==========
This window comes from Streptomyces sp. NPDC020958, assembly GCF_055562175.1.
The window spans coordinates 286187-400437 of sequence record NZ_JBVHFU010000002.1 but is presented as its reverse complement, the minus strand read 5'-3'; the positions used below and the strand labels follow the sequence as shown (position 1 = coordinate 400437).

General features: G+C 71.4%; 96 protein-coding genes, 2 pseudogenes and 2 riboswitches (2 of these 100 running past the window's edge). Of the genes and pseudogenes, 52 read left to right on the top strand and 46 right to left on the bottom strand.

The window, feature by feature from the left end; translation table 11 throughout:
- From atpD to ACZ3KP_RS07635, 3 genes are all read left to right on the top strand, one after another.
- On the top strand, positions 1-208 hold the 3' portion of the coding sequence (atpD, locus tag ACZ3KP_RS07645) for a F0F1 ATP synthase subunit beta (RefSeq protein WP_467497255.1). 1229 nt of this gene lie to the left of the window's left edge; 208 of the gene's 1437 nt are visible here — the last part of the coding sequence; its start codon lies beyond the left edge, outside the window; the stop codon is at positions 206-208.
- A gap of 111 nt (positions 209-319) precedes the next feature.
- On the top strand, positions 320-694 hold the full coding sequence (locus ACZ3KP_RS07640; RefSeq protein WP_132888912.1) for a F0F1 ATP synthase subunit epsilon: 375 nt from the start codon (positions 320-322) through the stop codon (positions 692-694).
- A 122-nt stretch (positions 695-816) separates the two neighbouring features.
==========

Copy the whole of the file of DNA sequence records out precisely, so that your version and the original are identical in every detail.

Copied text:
This window comes from Streptomyces sp. NPDC020958, assembly GCF_055562175.1.
The window spans coordinates 286187-400437 of sequence record NZ_JBVHFU010000002.1 but is presented as its reverse complement, the minus strand read 5'-3'; the positions used below and the strand labels follow the sequence as shown (position 1 = coordinate 400437).

General features: G+C 71.4%; 96 protein-coding genes, 2 pseudogenes and 2 riboswitches (2 of these 100 running past the window's edge). Of the genes and pseudogenes, 52 read left to right on the top strand and 46 right to left on the bottom strand.

The window, feature by feature from the left end; translation table 11 throughout:
- From atpD to ACZ3KP_RS07635, 3 genes are all read left to right on the top strand, one after another.
- On the top strand, positions 1-208 hold the 3' portion of the coding sequence (atpD, locus tag ACZ3KP_RS07645) for a F0F1 ATP synthase subunit beta (RefSeq protein WP_467497255.1). 1229 nt of this gene lie to the left of the window's left edge; 208 of the gene's 1437 nt are visible here — the last part of the coding sequence; its start codon lies beyond the left edge, outside the window; the stop codon is at positions 206-208.
- A gap of 111 nt (positions 209-319) precedes the next feature.
- On the top strand, positions 320-694 hold the full coding sequence (locus ACZ3KP_RS07640; RefSeq protein WP_132888912.1) for a F0F1 ATP synthase subunit epsilon: 375 nt from the start codon (positions 320-322) through the stop codon (positions 692-694).
- A 122-nt stretch (positions 695-816) separates the two neighbouring features.